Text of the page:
There was just under an hour’s wait before my train and I really needed a rest and something hot and restorative. I love London, but it can get overwhelming pretty quickly. A sit-down lunch, I thought, but I didn’t want to spend too much, get looks of pity from strangers for eating alone, nor get booted out of the restaurant as soon as I had finished. So, I settled for one of those Vietnamese Street Food noodle bars that have sprung up everywhere. Cheap, tasty, quick. Light enough so I wouldn’t fall asleep on the train and end up north of Sheffield.
I am so over a posh burger.
It was quite busy, so I was seated next to a couple of men on a long communal table. I ordered a one-chili rated chicken and mushroom Pho with a coconut water. Occupying myself by playing on my phone, like everyone does these days, I couldn’t help but overhear them talking. I tried to be discreet but figured if they didn’t want to be heard, then they wouldn’t have had this conversation in public.
The Scottish man sat next to me had recently split up with his wife and it appeared he had moved in part-time with his friend, the man he was dining with. Fortunately, his ex had no intention of going back to the States, so he felt he wasn’t going to lose his children.
“Thanks fer renting oot yer back room tae us. Ah’ll no be there half the time.”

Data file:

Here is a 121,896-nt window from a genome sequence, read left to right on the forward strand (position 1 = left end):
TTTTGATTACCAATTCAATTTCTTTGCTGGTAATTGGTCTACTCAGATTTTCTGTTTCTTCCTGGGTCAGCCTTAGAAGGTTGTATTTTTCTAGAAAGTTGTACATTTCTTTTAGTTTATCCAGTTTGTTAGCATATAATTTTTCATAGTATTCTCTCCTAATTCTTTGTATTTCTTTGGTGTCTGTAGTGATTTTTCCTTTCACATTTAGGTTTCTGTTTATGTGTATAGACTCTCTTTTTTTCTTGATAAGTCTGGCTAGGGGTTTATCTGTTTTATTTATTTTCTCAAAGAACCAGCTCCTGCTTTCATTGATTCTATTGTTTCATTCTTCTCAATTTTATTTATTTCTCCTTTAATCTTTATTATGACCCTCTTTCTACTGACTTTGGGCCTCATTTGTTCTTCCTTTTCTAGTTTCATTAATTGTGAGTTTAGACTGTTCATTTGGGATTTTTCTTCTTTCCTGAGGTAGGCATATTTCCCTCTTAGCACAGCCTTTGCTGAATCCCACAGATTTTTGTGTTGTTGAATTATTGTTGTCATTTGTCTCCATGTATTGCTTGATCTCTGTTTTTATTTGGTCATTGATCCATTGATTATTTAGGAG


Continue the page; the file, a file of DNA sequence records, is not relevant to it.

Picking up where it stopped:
“It’s no problem mate. It’ll be like the old days. PS4, a couple of beers and a pizza.”
“We cannae afford tae sell the hoose an the weans are all settled in at school.”
“Jeez. Nah, you don’t want to be messing about with catchment areas now, not now they’re in school and house prices are shit. I thought we were going to get negative equity at one point.” He took a swig of Saigon beer. “How’s it gonna work then?”
“She calls this ‘birds nestin’, if ye can believe it. Ahm there Monday an Tuesday, she’s goat it Wednesday an Thursday. An then we take turns every weekend.”
“That’s actually a bloody good plan. I’ve never heard of it before. Less disruption for the kids and you get half the time each with them. And there no chance that their PE kit will be at the other house. Is it a California thing then?”
They pause for a while to finish their beers and reflect on what’s been said.
“We agreed nae partners can come over, what with the weans an aw.”
“I bet that’s the last thing you want right now. It’s definitely over then?”
“Aye right, nae chance we get back together.”
“Naw, it’s aw in the past. It’s for the weans sake.”
This seems such a civilised, if not temporary, solution to a desperate situation. To allow all parties breathing space and time to adjust. I hope it takes off in the UK and becomes as regular as weekend Dads taking their kids to the park and Maccy D’s on Sundays.
I thanked my waiter as he brought me a huge bowl of steaming hot noodles, then smiled sympathetically at one of the men as we made eye contact when they got up to leave.
*Thanks to ma pal Joni Hunter for the brilliant translation into Glaswegian.